The link between diet and acne has been hotly debated over decades. As acne has many different causes, it is difficult to pin one down that is definitively linked to diet.
For many years, people believed there was a link between acne and eating too much chocolate, but unfortunately things didn’t turn out to be quite that simple.
Changing your diet can certainly help you to reduce your acne symptoms, but especially in the case of severe acne, it won’t be the sole solution.
Acne occurs on the parts of your body that have oil-producing glands. When these pores become blocked and/or inflamed, or when the oil production increases sometimes as a result of hormonal fluctuations, or dirt that gets trapped, or bacteria infects the pores, the result is acne. This can be mild, medium or severe.
Few people completely escape acne during their teens, but if the problem becomes severe, it might be time to see the GP or the dermatologist.
Is there a link between acne and diet, or not?
As recently as fourteen years ago, the American Academy of Dermatology published recommendations that said there were no apparent links between diet and acne, but several studies which have been done since then seem to point in a different direction. While few researchers would be prepared to state categorically that certain foods cause acne, as such, there certainly seem to be indications that certain foods can make it worse.
By the same token, eating healthy fresh foods, and looking after your overall health, does seem to reduce the severity of acne.
Remember also, that what works for one person, may cause a flare-up in someone else, so it is a good idea to keep a food diary for a week or two to see how your skin reacts to certain foods.
The general rules are to go for fresh, whole foods, and to stay away from fatty, processed and pre-prepared meals and foods high in sugar and refined carbohydrates. While fat in the diet doesn’t cause overproduction of oil in the skin, too much saturated fat in your diet is not good for your general health.
Here are some suggestions on some of the foods you should be eating, and what these foods can do for your skin. (This list is by no means comprehensive.)
Leafy green vegetables
This includes spinach and cabbage. Not everyone’s favourite, but if it makes a difference, what do you have to lose?
How does this help your skin? These are high in vitamins A and E (which are also antioxidants). Vitamin E helps to prevent skin scarring, and vitamin A helps your body to get the most benefit from selenium, which helps to reduce inflammation in your skin. Studies have pointed to the fact that low levels of vitamins A and E are linked to severe cases of acne. Antioxidants fight free radicals, which can cause inflammation in the skin.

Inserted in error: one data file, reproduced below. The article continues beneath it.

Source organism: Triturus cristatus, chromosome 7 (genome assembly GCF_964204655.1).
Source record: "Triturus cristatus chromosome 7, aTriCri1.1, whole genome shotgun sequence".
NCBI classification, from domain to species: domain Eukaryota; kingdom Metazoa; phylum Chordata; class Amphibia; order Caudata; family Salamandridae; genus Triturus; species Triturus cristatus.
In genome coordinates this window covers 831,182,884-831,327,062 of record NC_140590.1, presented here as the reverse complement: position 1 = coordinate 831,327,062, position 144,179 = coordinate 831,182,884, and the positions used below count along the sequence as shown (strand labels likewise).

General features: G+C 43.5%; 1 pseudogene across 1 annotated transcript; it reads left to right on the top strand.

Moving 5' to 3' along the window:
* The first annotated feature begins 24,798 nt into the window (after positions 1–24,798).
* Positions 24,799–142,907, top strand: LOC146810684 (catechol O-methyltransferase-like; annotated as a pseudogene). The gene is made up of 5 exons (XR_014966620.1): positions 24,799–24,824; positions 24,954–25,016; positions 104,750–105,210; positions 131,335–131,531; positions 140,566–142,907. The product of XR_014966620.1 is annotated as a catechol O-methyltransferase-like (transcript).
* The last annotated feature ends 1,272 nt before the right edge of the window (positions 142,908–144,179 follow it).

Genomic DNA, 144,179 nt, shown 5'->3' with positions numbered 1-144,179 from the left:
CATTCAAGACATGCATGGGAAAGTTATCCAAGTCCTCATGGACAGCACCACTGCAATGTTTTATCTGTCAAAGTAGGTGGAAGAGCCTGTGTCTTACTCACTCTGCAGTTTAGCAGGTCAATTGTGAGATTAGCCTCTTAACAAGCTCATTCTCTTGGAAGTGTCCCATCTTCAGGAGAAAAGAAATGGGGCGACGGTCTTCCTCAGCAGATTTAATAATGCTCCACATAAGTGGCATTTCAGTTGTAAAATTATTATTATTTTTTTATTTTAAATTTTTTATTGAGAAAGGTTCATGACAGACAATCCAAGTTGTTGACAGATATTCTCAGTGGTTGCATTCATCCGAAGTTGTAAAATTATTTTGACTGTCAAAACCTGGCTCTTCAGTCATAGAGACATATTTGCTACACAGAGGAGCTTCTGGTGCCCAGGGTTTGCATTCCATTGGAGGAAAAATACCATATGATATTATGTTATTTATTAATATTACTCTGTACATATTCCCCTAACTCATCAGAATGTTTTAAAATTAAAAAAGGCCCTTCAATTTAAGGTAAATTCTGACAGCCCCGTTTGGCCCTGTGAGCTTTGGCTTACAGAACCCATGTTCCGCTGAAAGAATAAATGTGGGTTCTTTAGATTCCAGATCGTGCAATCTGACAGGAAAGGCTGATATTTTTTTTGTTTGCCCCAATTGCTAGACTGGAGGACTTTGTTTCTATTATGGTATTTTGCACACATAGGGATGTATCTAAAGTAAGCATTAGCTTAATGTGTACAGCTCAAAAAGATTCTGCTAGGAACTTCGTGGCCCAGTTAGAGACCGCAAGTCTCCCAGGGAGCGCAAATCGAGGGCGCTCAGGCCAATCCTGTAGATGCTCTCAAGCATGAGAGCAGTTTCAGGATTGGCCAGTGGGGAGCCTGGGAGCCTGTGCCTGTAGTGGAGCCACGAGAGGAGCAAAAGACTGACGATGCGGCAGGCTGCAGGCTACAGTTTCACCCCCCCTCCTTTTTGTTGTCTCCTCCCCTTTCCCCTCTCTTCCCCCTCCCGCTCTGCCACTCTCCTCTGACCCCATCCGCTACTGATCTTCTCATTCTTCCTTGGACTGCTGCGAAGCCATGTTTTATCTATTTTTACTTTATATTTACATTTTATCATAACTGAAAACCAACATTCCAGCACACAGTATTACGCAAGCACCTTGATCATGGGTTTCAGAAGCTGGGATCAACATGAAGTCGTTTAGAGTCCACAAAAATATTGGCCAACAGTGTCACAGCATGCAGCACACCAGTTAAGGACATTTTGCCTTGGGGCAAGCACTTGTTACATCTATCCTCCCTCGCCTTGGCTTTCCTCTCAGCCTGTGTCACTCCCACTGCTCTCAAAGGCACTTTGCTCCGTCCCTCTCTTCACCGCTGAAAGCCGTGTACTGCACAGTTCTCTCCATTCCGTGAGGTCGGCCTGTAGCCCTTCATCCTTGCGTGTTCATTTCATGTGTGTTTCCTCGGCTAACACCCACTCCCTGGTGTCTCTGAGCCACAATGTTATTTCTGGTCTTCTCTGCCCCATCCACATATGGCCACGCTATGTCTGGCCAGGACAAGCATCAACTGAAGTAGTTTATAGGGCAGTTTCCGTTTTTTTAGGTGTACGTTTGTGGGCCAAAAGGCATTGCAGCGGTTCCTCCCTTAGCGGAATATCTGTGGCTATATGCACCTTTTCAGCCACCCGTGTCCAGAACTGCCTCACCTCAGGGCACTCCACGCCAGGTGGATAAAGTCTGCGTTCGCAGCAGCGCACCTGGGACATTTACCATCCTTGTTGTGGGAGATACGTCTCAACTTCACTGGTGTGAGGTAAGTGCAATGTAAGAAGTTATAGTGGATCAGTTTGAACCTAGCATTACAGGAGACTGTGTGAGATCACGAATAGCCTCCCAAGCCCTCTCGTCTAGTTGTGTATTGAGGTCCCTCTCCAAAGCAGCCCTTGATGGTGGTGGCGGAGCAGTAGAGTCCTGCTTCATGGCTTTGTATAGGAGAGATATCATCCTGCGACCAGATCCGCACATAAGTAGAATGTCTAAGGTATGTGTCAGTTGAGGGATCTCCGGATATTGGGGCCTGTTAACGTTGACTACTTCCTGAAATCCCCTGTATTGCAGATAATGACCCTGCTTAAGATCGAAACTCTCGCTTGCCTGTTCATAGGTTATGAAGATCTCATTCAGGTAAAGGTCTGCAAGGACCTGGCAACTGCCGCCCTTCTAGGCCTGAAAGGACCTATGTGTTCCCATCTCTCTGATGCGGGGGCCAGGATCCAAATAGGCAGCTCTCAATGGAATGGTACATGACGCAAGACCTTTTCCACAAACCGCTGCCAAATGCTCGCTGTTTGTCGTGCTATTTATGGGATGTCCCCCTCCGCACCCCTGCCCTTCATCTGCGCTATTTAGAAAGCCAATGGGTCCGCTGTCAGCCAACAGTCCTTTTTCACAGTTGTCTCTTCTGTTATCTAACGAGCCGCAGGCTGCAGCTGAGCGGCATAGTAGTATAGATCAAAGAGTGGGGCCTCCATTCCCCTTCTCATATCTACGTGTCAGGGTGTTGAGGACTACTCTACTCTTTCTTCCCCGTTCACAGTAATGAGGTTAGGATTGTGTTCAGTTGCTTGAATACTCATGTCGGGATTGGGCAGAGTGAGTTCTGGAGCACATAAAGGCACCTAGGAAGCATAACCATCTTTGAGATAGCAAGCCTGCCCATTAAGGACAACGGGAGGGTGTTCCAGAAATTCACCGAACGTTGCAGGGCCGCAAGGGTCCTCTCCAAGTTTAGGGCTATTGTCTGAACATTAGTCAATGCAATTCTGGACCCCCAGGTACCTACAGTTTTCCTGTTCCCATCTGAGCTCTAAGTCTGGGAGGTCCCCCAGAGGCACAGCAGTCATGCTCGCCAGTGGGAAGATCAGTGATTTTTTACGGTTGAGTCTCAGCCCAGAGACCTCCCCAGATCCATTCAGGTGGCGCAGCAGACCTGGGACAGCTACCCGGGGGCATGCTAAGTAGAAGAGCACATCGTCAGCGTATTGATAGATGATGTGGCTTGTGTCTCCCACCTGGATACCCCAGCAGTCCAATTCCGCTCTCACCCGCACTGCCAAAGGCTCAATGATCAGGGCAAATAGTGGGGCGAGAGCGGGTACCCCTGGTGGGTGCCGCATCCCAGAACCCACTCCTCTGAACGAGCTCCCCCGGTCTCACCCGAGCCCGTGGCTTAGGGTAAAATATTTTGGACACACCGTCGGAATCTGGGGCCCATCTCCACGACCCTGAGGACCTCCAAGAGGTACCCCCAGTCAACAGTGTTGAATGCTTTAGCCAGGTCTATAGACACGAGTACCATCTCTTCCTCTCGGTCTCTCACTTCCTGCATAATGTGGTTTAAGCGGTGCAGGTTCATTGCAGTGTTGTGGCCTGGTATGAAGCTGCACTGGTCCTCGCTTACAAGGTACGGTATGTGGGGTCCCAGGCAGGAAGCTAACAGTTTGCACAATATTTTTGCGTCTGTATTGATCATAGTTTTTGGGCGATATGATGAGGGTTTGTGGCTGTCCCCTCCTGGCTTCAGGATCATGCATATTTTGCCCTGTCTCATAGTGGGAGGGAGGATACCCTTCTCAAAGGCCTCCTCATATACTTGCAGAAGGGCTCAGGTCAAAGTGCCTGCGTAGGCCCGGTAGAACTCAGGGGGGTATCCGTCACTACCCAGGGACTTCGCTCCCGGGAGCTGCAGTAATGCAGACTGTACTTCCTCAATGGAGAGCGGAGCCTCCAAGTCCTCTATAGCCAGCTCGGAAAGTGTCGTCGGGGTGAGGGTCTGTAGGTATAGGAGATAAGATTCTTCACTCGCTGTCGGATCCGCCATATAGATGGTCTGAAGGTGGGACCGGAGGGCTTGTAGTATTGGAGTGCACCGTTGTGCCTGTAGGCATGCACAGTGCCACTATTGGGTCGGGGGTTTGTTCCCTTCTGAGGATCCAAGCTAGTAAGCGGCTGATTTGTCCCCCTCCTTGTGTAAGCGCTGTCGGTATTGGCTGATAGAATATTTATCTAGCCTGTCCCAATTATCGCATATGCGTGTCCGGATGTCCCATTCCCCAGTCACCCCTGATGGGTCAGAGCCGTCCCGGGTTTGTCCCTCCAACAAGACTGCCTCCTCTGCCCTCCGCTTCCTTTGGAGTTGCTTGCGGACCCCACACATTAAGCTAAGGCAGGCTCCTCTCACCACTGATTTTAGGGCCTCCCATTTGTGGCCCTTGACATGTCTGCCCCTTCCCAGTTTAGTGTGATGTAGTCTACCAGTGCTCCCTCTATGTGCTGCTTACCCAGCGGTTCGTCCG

Oatmeal porridge and soluble oat fibre are both good options. Soluble oat fibre can be sprinkled into soups – you won’t even know you are eating it.
How does this help your skin? This is a high-fibre food, and studies point to the fact that fibre- rich food helps to control blood sugar levels, which in turns helps to reduce acne.
Melons, strawberries and oranges
These fresh fruits have high levels of vitamin C. They are tasty, and pleasant to eat, and can be used to make smoothies as well.
How does this help your skin? Vitamin C not only protects against acne scarring, but helps to heal damaged or irritated skin. Vitamin C is also an antioxidant.
Salmon and tuna and sardines
These all contain omega-3 fatty acids, which is a type of fat found in certain plants and animal proteins.
How does this help your skin? Together with antioxidants, omega-3 fatty acids help to reduce inflammation in your body. It also increases the elasticity of your skin and helps to fight blemishing of the skin.
Sweet potatoes, beans, cauliflower
These foods help to regulate your blood sugar levels as they have a low glycaemic index. This means they stop your blood sugar from rising too quickly.
How does this help your skin? When your blood sugar rises quickly, your body releases a hormone called insulin. If these spikes happen frequently, it can cause a hormonal reaction, which can lead to the oil glands in your skin to produce more oil, which increases your risk of acne. These foods mentioned above counteract this process by releasing energy slowly, and preventing a sharp spike in your blood sugar levels.
Lean meat, chicken and turkey
Several studies point to the fact that people with acne often have low levels of zinc, which is present in these foods.
How does this help your skin? Zinc helps your immune system to function at its best, fight inflammation, and it also reduces oil production in the skin.
Wholegrain foods, such as wholewheat bread
When having to choose between whole grains and refined carbohydrates, always go for the whole grains. They are high in fibre, and help control your blood sugar levels by preventing insulin spikes.
How does this help your skin? The slow release of insulin in your bloodstream reduces oil production in the skin.
Walnuts and almonds
These are high in omega-3 fatty acids and have high levels of zinc.
How does this help your skin? This helps your body fight inflammation, reduces the levels of bacteria on your skin, and may also reduce oil production.
Water. Opt for water rather than sugary drinks or flavoured beverages. It is cheaper and much healthier.
How does this help your skin? This helps to hydrate your skin, which is important, as dry skin can cause excess oil production.
National Institutes of Health
American Academy of Dermatology